In 2003, the cars entered by Intersport Racing and Dyson Racing shared all the victories in the LMP 675 class and position themselves as rivals of the best LMP900s, the AUDI R8. The EX257s regularly qualify in the top five, whether on relatively slow circuits such as Trois Rivières or very fast circuits such as Road America. A better power-to-weight ratio than that of the Audis allows them to take dazzling starts and to maintain their lead, often leaving the two Audi R8s unable to catch up! Our MG LOLA #3 will take part in this incredible epic. Indeed, Intersport Racing's #1 chassis was severely damaged in Sonoma and could not be repaired quickly following a collision with the Porsche 911 GT3 RS driven by Leo Hindery. Our MG LOLA 03 was therefore entered by the Intersport Racing in 4 races of the American Le Mans Series Championship.

Winning the LMP675 class at Trois Rivières, it had even positioned itself in the leading trio before experiencing a technical problem and finishing 10th overall. She qualified in 5th position at Mosport and then in 4th position at Road America, where she made the start of the race in the lead. In Miami, it is a new qualification in 4th position. These performances will not translate into victories due to a lack of reliability. Team Dyson cars will be more reliable and will manage to take Audi down!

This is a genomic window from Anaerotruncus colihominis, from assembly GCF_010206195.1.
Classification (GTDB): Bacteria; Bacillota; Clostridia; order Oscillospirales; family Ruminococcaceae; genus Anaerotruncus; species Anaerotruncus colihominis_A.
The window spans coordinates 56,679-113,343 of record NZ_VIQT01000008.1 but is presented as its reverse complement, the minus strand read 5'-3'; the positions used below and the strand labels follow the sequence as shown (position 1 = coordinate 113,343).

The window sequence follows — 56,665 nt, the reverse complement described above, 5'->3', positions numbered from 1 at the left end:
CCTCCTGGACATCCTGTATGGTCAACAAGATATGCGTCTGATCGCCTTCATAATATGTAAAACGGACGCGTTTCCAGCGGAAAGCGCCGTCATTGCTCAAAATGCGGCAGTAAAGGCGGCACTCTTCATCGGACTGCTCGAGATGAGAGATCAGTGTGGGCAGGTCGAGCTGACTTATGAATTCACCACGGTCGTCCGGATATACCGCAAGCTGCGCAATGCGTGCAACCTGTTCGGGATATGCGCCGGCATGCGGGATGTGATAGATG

So James Weaver and Butch Leitzinger (of Dyson Racing) won at Sonoma, beating the official Audi R8. In 2004, the LMP 675 and LMP 900 categories were replaced by the LMP2 and LMP1 categories. The LOLA EX257s became LMP1s and Dyson Racing again managed to take first place overall at Mosport, in the ALMS, ahead the official Audi R8.

At Le Mans, the RML team won the LMP2 category in 2005 and 2006 with a modified chassis and a Judd engine, which explains its switch to the LMP2 category. The car thus became an MG-LOLA EX264 (B05/40). The last time any EX257s were to be seen on the track was in 2007. The Autocon Motorsports team in particular took part in several rounds of the ALMS with a car that was very close to its original 2001 configuration, in its MG livery.

The MG LOLA EX257 #HU MG-LMP003